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Re: Hurd FS hierarchy (was Re: LD_LIBRARY_PATH troubles)

From: Oystein Viggen
Subject: Re: Hurd FS hierarchy (was Re: LD_LIBRARY_PATH troubles)
Date: Mon, 18 Mar 2002 11:15:04 +0100
User-agent: Gnus/5.090005 (Oort Gnus v0.05) XEmacs/21.1 (Capitol Reef, i386-debian-linux)

* [Niels Möller] 

> Well, translators run as the owner of the node to which they are
> attached. Don't attach translators you don't trust to your files.

And don't attach translators to files you don't trust.  I don't think
there is anything today that stops me from sending you an ext2 image
with a passive translator that deletes your homedir when you access the
translated node in the image.

>> Suppose a tarfs that honors translator settings in arbitrary
>> archives; then looking at a filesystem presentation of an archive
>> that contains such a malicious server and a node with that server
>> set on it will be pretty unpleasant.
> Hmm. That's slightly than tarfiles containing executables or setuid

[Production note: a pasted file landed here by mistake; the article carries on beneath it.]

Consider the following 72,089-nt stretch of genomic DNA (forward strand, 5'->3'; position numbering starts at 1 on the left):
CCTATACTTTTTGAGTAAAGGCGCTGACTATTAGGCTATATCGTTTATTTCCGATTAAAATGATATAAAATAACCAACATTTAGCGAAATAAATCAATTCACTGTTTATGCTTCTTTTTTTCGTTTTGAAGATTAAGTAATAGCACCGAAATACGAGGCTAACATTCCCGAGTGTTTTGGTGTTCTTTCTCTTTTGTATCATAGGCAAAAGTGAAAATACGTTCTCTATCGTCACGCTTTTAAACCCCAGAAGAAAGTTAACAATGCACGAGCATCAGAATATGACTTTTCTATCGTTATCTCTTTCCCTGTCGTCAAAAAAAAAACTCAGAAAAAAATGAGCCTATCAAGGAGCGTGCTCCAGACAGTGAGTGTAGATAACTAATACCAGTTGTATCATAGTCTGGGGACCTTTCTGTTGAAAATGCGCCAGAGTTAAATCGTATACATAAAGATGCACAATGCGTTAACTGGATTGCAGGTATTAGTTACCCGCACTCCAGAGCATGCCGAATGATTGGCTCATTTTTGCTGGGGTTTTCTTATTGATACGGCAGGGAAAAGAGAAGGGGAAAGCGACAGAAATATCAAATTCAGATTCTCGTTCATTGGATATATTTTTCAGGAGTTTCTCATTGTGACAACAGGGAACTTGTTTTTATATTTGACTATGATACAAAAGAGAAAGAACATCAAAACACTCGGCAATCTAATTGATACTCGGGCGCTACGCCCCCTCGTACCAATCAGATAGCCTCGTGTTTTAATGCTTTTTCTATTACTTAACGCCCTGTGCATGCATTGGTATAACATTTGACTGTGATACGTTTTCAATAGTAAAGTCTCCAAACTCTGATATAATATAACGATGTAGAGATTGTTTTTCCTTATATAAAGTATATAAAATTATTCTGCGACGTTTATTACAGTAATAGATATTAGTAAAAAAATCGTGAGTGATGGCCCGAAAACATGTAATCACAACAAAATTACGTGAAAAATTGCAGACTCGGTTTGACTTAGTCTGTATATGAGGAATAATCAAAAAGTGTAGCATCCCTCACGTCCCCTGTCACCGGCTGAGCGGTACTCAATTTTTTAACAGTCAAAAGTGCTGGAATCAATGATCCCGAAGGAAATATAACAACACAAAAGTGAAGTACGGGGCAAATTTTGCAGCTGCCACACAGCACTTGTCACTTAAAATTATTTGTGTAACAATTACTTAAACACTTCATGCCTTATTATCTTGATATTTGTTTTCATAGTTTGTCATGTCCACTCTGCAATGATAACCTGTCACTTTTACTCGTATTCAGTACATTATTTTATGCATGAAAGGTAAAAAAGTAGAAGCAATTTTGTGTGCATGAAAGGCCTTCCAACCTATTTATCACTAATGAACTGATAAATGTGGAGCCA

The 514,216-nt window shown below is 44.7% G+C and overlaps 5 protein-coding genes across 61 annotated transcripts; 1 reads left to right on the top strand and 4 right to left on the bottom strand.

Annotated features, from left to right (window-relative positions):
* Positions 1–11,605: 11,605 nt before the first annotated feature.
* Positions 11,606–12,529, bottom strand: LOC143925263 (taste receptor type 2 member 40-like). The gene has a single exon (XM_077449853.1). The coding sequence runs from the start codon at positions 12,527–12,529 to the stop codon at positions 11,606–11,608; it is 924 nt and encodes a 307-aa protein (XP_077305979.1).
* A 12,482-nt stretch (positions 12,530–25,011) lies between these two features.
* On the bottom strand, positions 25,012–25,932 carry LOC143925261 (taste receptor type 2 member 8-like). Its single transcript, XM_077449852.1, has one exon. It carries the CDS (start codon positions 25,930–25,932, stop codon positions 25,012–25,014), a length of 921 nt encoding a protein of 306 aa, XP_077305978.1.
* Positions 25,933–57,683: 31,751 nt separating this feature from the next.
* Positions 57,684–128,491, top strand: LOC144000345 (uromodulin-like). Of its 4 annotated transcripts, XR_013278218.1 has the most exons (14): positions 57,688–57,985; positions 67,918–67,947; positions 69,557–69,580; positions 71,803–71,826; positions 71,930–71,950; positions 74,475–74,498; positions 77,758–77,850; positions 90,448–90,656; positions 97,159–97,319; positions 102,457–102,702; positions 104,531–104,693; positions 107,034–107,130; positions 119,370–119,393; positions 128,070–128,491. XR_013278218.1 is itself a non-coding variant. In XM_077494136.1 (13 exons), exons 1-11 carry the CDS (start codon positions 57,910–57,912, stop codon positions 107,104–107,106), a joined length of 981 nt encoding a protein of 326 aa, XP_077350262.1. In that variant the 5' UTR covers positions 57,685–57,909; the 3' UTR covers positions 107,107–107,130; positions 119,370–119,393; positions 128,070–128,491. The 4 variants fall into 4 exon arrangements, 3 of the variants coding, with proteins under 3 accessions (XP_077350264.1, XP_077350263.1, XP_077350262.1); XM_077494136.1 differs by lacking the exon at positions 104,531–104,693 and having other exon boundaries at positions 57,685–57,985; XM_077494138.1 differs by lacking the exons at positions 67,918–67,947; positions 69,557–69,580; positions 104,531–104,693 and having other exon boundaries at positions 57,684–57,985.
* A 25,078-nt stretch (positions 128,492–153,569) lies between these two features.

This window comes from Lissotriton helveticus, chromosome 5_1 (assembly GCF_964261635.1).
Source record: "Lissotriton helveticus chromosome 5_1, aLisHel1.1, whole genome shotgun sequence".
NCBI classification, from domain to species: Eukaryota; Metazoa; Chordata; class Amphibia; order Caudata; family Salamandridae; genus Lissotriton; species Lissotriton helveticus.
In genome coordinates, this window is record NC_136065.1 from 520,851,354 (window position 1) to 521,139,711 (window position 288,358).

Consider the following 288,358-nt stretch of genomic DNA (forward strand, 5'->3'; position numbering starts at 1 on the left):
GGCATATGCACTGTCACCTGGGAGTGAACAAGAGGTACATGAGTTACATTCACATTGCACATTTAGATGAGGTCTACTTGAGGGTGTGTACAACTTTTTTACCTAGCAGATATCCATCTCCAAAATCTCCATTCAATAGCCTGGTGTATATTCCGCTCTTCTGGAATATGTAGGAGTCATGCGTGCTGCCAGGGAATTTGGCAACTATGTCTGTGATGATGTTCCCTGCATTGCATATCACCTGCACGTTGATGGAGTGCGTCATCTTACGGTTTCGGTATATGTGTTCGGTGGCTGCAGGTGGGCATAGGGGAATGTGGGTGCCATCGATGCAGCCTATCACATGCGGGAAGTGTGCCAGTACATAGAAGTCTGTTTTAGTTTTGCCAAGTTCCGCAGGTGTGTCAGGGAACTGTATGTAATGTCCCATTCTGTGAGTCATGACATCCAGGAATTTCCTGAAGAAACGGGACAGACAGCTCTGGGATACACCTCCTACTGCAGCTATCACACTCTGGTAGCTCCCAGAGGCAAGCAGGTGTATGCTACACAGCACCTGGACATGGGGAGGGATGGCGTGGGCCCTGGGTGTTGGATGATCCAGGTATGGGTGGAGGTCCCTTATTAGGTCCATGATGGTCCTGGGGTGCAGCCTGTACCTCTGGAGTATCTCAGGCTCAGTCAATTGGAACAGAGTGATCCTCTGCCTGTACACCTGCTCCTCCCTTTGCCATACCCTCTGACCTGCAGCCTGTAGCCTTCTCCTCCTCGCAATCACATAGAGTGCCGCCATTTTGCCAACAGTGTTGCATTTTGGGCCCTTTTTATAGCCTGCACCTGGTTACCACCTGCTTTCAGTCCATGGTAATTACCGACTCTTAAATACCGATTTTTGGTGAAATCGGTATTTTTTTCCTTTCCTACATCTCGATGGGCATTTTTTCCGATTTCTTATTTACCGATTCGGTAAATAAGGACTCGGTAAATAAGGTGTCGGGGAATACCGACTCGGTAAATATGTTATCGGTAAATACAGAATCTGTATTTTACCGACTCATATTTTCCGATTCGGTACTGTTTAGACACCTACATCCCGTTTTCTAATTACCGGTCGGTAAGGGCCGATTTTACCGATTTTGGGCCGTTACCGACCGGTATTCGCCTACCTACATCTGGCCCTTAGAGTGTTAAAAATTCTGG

> executables. It might make sense to make tar more paranoid by default,
> with some option to make it accept dangerous things.

I can't se that tarfs could be more dangerous than ext2fs already is,
with regard to translators and non-trusted archives.  However, as tar is
likely to be more widely used than ext2 images as a file exchange
format, making tarfs more likely to be used on untrusted files, making
tarfs more paranoid by default would probably be a good idea.

(then again, most people today don't even tar tf before a tar xf, which
I believe leaves them vulnerable to the symlink tricks you mention,
even with GNU tar.)

Ebg13 arire tbrf bhg bs fglyr..

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